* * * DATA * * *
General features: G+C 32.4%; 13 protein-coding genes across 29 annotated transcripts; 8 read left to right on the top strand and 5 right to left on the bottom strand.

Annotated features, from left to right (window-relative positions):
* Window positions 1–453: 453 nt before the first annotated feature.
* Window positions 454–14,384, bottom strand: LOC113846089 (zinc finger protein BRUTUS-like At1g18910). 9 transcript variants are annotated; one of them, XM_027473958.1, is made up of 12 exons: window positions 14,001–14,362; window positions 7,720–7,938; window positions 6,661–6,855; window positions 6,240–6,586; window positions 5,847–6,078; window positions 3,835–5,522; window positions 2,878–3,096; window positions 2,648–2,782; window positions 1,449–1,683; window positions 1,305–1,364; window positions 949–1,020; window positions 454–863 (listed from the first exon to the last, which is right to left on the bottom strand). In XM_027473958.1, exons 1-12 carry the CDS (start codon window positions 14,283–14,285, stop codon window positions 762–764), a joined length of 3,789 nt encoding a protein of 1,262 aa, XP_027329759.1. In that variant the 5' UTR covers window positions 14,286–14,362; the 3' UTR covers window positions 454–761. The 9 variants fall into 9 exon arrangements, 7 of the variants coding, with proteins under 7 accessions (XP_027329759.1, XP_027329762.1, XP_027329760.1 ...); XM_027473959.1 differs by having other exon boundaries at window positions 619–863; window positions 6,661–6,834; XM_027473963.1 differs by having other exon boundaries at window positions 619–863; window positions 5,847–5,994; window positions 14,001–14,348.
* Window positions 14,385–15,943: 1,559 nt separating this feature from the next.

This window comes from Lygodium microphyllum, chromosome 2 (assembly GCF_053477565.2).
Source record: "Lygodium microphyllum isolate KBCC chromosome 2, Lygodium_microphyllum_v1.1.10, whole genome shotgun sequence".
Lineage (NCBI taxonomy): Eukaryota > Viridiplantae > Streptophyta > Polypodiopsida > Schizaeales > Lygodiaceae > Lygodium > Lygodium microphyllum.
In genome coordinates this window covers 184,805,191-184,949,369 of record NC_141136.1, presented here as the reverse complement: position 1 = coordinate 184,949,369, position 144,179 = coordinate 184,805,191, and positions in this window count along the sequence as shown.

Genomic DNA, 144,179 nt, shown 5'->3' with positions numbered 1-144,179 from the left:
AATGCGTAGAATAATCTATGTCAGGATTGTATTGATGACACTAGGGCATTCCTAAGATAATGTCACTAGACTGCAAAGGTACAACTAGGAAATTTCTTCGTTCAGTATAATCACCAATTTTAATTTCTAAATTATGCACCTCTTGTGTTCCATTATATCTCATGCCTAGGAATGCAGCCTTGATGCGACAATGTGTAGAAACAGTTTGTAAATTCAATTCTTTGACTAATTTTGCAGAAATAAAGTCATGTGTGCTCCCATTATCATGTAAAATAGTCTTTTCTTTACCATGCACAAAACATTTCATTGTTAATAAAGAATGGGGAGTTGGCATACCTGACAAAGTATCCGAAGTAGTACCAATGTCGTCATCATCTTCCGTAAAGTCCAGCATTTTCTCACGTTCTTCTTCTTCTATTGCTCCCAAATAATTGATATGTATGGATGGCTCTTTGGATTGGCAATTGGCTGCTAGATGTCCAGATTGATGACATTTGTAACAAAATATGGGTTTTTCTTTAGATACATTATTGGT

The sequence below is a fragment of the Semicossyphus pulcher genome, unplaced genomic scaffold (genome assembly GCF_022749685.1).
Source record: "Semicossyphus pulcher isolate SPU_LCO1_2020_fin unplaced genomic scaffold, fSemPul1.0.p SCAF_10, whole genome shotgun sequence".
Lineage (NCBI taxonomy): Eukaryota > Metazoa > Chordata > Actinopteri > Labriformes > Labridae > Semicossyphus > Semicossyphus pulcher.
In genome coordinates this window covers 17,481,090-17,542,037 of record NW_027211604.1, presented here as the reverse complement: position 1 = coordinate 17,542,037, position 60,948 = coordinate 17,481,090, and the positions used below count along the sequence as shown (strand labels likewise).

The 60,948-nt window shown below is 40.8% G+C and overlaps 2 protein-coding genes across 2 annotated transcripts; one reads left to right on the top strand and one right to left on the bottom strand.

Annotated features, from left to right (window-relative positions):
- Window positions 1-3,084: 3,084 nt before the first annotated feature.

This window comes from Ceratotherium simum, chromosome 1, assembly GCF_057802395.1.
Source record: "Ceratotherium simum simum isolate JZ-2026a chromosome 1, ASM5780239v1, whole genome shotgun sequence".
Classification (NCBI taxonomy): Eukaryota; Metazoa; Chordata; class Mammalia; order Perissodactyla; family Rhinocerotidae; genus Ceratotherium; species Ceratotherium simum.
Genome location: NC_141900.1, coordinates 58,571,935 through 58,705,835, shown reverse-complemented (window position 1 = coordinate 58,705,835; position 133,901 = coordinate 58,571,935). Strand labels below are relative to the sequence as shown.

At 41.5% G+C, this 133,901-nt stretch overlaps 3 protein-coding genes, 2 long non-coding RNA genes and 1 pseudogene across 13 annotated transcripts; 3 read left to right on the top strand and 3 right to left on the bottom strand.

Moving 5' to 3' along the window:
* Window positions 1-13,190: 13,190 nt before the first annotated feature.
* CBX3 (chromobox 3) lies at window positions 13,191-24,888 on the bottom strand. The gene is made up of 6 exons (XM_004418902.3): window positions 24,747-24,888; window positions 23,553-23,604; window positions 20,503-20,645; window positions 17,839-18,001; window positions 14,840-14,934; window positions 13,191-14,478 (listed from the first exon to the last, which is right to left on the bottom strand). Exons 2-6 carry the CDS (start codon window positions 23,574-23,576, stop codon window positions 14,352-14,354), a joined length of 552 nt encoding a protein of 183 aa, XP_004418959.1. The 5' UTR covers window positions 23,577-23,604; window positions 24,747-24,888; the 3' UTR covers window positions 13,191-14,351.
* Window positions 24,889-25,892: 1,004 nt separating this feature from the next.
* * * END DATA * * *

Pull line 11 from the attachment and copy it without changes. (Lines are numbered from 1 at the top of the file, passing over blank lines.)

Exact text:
AATGCGTAGAATAATCTATGTCAGGATTGTATTGATGACACTAGGGCATTCCTAAGATAATGTCACTAGACTGCAAAGGTACAACTAGGAAATTTCTTCGTTCAGTATAATCACCAATTTTAATTTCTAAATTATGCACCTCTTGTGTTCCATTATATCTCATGCCTAGGAATGCAGCCTTGATGCGACAATGTGTAGAAACAGTTTGTAAATTCAATTCTTTGACTAATTTTGCAGAAATAAAGTCATGTGTGCTCCCATTATCATGTAAAATAGTCTTTTCTTTACCATGCACAAAACATTTCATTGTTAATAAAGAATGGGGAGTTGGCATACCTGACAAAGTATCCGAAGTAGTACCAATGTCGTCATCATCTTCCGTAAAGTCCAGCATTTTCTCACGTTCTTCTTCTTCTATTGCTCCCAAATAATTGATATGTATGGATGGCTCTTTGGATTGGCAATTGGCTGCTAGATGTCCAGATTGATGACATTTGTAACAAAATATGGGTTTTTCTTTAGATACATTATTGGT